Both his parents are HIV positive and on treatment. Indopu tested positive in 2010 and started taking ARVs in June 2011. Before starting ARVs he had to visit the hospital frequently as he had consistent high fever and pneumonia At this time, Indopu is very good about taking his medication on time, he did not experience side effects from the medication and his health is stable. He loves going to school every day and is doing well at school.

    Amon Mukenga

    Amon lost both his parents to AIDS and AIDS related infections. He lives with his grandmother who looks after 5 other orphans. Amon's grandmother got him tested for HIV by the University Teaching Hospital in September 2011, as he was suffering from prolonged ear discharge and diarrhea. Amon tested positive for HIV and since his CD4 count was only 44, he started ARV medication soon after.

    Amon's grandmother sells vegetables for a living and is able to send Amon to school with support from her relatives. His grandmother is appreciative of the food, medicines and care received since Amon joined our pediatric HIV/AIDS care program. At this time, Amon's health is stable and his weight and CD4 count have increased since joining our program.

    Faiza

    Faiza is 9 but looks much younger. She triumphed over TB at a very young age but constant poor nutrition and neglect left her underdeveloped, sickly and nonverbal. Her mother is mentally ill and social services intervened. Faiza has been at Baobab 3 years and is now a different child. She talks, attends preschool and loves her siblings dearly. Although not academically inclined she has a terrific sense of humor and helps her younger siblings to behave.

    Baby Paul

    In July 2006 a two week old baby was brought to Matthew Rusike Children’s Home when his young unwed mother was not able to care for him. Two weeks later Cindy met this little boy while visiting Matthew Rusike Children’s Home for the first time. So tiny and vulnerable, Cindy fell in love with Baby Paul. Mercy had taken him into her care along with the 9 other children she cared for in one of the houses at MRCH. Mercy often cooks meals for outside visitors as well as her own housefull of children, so while she was busy preparing sadze and greens, the staple of Zimbabwean meals, Cindy would take care of Paul. To hold Paul one needed to have a towel underneath him as he had no diapers at the time. We understand that Paul’s birth mother was HIV positive, however, during labor she had access to the drug which has a high success rate of preventing the child from contracting the HIV/AIDS virus. We are hopeful that Paul did not contract the virus.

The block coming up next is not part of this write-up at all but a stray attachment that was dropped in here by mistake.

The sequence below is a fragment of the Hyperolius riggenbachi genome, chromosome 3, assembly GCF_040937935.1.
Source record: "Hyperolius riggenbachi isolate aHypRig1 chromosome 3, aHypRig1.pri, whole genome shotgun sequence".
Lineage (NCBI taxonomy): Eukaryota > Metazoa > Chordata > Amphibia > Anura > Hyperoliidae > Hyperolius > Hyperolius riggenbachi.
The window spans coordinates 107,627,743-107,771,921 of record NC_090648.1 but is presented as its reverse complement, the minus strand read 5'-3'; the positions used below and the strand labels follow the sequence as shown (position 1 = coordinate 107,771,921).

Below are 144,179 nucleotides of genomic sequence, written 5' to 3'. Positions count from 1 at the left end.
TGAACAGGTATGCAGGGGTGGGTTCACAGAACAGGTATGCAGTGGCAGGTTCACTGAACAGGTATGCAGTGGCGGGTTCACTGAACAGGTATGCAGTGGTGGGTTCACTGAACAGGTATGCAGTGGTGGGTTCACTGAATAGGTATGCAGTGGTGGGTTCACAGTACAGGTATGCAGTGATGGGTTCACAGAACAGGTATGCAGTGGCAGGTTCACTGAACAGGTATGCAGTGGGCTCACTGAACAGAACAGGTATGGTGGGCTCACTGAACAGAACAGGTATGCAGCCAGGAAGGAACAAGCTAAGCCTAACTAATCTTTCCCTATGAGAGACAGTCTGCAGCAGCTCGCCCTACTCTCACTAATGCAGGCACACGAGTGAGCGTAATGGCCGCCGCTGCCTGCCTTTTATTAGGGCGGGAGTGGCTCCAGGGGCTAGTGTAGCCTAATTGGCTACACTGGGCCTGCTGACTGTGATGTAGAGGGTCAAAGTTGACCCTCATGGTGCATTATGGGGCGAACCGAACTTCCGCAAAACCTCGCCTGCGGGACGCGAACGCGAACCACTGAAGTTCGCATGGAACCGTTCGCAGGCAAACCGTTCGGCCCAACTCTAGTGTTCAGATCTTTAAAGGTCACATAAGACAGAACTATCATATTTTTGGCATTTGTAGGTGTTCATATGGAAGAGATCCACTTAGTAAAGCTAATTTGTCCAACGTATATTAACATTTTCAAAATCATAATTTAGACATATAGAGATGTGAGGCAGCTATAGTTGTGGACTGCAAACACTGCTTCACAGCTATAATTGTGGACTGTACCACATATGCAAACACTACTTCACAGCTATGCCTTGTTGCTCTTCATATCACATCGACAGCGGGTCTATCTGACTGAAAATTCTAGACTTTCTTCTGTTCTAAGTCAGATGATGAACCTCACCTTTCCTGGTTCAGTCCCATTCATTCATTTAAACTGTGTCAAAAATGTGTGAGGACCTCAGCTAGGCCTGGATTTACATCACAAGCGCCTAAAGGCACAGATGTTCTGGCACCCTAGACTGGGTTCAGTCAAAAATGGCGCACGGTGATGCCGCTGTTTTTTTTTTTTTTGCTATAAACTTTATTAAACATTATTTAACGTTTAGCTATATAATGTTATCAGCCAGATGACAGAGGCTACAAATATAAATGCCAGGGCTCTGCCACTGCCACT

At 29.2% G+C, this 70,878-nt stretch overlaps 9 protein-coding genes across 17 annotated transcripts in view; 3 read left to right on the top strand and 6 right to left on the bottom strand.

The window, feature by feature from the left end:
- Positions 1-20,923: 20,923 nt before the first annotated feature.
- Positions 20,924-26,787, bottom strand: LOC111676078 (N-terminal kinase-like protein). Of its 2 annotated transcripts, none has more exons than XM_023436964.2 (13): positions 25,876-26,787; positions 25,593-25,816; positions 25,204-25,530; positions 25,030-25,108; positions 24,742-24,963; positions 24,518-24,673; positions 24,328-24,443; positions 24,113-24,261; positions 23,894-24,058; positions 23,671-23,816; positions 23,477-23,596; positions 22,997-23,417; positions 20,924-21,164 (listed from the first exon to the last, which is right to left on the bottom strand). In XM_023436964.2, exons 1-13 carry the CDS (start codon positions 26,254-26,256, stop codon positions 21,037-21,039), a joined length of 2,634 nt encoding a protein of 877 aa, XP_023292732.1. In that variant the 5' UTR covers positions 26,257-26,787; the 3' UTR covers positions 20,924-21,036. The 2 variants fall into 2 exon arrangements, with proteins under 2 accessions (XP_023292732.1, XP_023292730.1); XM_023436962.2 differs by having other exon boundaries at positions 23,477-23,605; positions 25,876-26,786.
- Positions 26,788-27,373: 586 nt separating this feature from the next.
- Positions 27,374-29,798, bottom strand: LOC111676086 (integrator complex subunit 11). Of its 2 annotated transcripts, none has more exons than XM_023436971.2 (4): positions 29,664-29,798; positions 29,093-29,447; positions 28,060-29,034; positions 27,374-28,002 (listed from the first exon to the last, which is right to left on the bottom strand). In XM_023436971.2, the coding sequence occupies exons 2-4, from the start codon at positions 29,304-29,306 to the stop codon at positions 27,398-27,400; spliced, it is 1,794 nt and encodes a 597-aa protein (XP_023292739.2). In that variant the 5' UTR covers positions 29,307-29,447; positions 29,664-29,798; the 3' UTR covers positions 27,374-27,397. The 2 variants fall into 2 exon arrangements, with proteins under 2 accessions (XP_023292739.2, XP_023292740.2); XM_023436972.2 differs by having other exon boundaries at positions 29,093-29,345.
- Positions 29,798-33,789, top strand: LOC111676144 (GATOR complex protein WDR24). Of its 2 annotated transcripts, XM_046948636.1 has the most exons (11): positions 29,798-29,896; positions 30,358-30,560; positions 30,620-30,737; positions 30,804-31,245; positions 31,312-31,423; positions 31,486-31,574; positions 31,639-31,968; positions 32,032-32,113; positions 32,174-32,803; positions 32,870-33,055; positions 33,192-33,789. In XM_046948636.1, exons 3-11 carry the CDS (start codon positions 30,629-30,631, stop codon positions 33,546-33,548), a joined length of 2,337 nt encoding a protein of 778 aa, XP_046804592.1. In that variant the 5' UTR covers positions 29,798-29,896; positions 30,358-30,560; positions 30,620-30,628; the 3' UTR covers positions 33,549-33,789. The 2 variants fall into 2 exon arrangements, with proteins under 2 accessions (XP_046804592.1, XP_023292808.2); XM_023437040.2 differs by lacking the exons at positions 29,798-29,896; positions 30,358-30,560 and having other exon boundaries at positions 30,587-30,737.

Through Matthew Rusike’s program, Paul has been nurtured and cared for with love. He now attends the crèche or pre-school at Matthew Rusike. Cindy still has a very soft spot in her heart for this little boy whom will always be to her, “Baby Paul.”

    Sabra

    Sabra is 8 and was brought to Baobab an emaciated 5 year old. Her mother was bed ridden having had a tree fall on her and Sabra's grandmother treated them both with cruelty. Baobab sought treatment for Sabra's mother but it was too late and she died. Baobab fought social services to be allowed to take Sabra in, knowing that her grandmother would never follow the strict medicine regime and she would die. Sabra is now learning English at the school located at the orphanage and in good health. She wants to be a teacher and have one child, a daughter.

    Kenneth

    Kenneth was abandoned at a chruch at 5 months old. He was brought to Baobab orphanage sad and distressed from neglect. We received him with love and named him after Ken Russo, a donor to the orphanage who has lived with HIV for 28 years. Kenneth is almost two now and thriving. He has skin problems but is getting excellent care and has 12 loving brothers and sisters who don't care at all about his HIV status, they just love him for who he is.

    Nancy